Dairy farmers are receiving less than 2/3 of the price they were a year ago, often equating to thousands of pounds a week and even the best livestock producers struggling to avoid a loss in the year to 31st March 2015. Many are having to negotiate additional finance with their banks, or restructure current borrowings.

If you would like to discuss the Basic Payment Scheme, or any other issue, please contact Malcolm Peters, tel 01872 271655, email

Tax Planning for Agriculture

Pre Year-End Tax Planning for Agriculture

There are now less than two months to go until the end of the 2014-15 tax year, and businesses should plan carefully to utilise annual tax allowances and reliefs to their maximum.

Capital Expenditure

Many farming businesses have accounting year ends of 31 March or 5 April and for businesses considering expenditure on capital equipment it could be worthwhile ensuring this expenditure is incurred in the current year. The current 100% Annual Investment Allowance (AIA) on qualifying capital expenditure is £500,000 and under current legislation this will remain until 31 December 2015 when it falls to £25,000.

Care should be given to expenditure already incurred in the past accounting year, and also to consider the business’s accounting date which will affect the amount of relief available.

Be aware that not all capital expenditure qualifies for relief at 100%, different types of expenditure may only qualify for relief at 18% or even 8%.

Timing of expenditure is key, relief is only given when the obligation to pay becomes unconditional.

Similarly, consider deferring the disposal of equipment until after the year-end as the proceeds may generate an unwelcome tax liability.


The amount and value of stock held at the year-end can have a significant impact on profits and tax liabilities. The stock adjustment is necessary to ensure that costs incurred before the year end but which will not give rise to income until a later period, are carried forward to set against the income when it arises.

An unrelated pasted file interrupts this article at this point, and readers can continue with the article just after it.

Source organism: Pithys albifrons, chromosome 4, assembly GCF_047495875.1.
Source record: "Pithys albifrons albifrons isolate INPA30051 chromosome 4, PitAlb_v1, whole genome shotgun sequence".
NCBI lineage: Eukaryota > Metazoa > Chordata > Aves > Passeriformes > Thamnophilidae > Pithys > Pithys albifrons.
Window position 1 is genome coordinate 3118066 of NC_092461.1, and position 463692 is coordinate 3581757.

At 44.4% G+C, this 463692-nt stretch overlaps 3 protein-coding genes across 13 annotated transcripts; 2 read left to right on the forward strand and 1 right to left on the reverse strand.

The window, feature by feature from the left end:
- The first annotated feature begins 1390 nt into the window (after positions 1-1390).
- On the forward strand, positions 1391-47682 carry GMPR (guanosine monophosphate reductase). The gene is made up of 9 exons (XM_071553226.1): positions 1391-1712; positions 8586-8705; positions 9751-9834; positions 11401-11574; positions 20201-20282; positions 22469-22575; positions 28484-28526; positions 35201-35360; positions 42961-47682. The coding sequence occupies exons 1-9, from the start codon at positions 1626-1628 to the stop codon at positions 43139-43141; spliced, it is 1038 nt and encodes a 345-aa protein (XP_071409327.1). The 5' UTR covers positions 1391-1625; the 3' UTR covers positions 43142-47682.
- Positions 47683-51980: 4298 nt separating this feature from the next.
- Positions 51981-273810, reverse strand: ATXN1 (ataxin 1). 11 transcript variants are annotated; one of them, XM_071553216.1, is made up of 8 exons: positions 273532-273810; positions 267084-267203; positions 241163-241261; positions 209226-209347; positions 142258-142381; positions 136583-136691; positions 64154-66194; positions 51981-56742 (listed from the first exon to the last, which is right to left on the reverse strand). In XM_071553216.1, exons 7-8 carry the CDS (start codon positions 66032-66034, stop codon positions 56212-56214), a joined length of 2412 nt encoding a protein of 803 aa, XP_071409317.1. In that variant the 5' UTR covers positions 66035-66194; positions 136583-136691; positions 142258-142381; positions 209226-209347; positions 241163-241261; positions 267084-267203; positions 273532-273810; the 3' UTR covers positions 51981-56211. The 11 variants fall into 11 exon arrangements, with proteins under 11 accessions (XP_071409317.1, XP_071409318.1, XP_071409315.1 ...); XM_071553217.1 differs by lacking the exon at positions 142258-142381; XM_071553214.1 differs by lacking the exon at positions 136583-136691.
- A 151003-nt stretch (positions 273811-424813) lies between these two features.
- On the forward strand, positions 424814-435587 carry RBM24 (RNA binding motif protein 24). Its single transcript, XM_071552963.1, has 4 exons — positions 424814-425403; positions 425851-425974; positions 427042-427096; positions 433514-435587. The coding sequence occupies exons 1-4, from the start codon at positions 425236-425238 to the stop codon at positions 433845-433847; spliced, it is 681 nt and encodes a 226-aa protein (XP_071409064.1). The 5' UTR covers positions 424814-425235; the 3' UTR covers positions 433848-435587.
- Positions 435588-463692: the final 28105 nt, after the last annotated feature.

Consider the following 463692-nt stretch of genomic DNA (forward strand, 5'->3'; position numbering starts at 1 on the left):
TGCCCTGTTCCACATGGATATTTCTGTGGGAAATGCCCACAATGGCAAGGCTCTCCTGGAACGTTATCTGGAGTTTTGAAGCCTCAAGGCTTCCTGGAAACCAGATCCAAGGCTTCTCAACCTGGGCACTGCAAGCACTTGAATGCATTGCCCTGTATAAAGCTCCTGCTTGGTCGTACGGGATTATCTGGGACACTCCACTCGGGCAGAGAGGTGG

Stock should be valued at the lower of cost or net realisable value. For cattle, HMRC accept 60% of market value as a deemed cost, and for sheep and pigs a 75% value is used by most businesses. This method is more straightforward for home-reared animals, however, there are other methods including actual cost of production and net realisable value if a profit is not expected to be made. Actual cost of production can result in valuations considerably less than deemed cost, so there is an opportunity to reduce the value of closing stock to bring down the tax bill.

The timing of sales could be crucial in determining the period in which the profit will be recognised. If high profits are expected in the current tax year, delaying the sale until after the year end will result in the value being reduced by 25% in the accounts, with profits delayed until the following year.

Accrue for expenditure

Businesses should consider bringing forward any business expenditure which it is intended to incur after the year-end, for example maintenance of buildings and yards, in order that tax relief may obtained a whole year earlier.

Similarly, farmers should think carefully about the timing of any sales made around the year-end. Profit is only recognised when the sale takes place, so simply deferring a sale until after the year end can reduce current year profits whilst not significantly affecting cashflow.

Tax Payments

To assist cashflow, farmers may consider the likely profits for the current year and whether tax payments on account can be postponed. With milk prices at their current level it may be that profit levels will fall and the tax payment due on 31 July can be reduced.

Child Benefit

The clawback of Child Benefit already paid will apply where one individual in a household has an income in excess of £50,000. If possible, a husband, wife and partners should equalise income between them, to ensure any Child Benefit restriction is kept to a minimum.

Restriction of loss relief

If a trading loss is anticipated, when considering the most effective use of this note should be taken that relief on trading and certain other losses is now restricted to the higher of 25% of net income and £50,000 a year for active participants and £25,000 for non-active participants.

Capital Gains Tax

The annual exemption for the 2014/15 tax year is £11,000 (rising to £11,100 in 2015/16). Each individual therefore is able to make a Capital Gain of this amount without incurring any CGT liability. Spouses may wish to consider transferring an interest in an asset to each other prior to any disposal to ensure both Annual Exemptions are maximised, which could save tax at 28%.

Pension Contributions

Taxpayers may wish to consider their pension funds and if cash is available, make additional contributions into these funds before 5 April, minimising any Higher Rate Tax.

If you would like any further information on any of the points raised in this article, please don’t hesitate to contact Malcolm Peters at or on 01872 271655.